In Animal Farm, what technique does Orwell use to cast doubt on the likelihood of a successful revolution?

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The fact that George Orwell refers to Animal Farm as a "fairy story" already prepares the reader for what they might read. The reader expects exaggeration and certainly a story with embellishments and vivid character representations. He uses anthropomorphism to emphasize his point as animals take on human characteristics and history repeats itself when power is exposed as an over-riding force allowing for exploitation, regardless of who or what is driving it. The very fact that "some animals are more equal than others," alludes to what will be a less-than-successful rebellion, although those in power would, ironically, disagree as Napoleon is very proud of his ability to walk on two legs at the end and the mantra becomes, "four legs good, two legs better."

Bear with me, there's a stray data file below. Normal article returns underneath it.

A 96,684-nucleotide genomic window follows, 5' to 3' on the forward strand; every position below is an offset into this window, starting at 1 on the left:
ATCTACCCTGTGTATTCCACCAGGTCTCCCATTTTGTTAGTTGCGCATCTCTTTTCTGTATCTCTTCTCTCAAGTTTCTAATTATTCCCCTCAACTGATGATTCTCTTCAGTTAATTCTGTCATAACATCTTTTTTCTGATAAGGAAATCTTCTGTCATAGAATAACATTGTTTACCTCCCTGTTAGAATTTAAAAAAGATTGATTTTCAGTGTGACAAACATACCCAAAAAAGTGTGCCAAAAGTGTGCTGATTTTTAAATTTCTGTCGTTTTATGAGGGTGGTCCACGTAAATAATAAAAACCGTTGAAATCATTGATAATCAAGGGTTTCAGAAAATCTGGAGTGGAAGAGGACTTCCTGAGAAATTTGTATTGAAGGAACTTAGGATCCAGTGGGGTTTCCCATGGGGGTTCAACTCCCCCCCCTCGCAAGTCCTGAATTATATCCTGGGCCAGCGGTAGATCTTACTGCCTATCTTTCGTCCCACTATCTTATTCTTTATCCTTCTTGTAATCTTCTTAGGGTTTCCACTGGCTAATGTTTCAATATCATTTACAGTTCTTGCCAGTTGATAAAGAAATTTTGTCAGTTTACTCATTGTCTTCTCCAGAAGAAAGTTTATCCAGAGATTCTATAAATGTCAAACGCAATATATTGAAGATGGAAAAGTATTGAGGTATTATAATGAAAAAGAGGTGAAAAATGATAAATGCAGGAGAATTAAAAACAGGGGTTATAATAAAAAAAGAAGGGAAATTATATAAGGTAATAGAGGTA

Making use of animals as his main characters also allows Orwell , cleverly, to simplify his version of The Russian Revolution...

(The entire section contains 2 answers and 456 words.)

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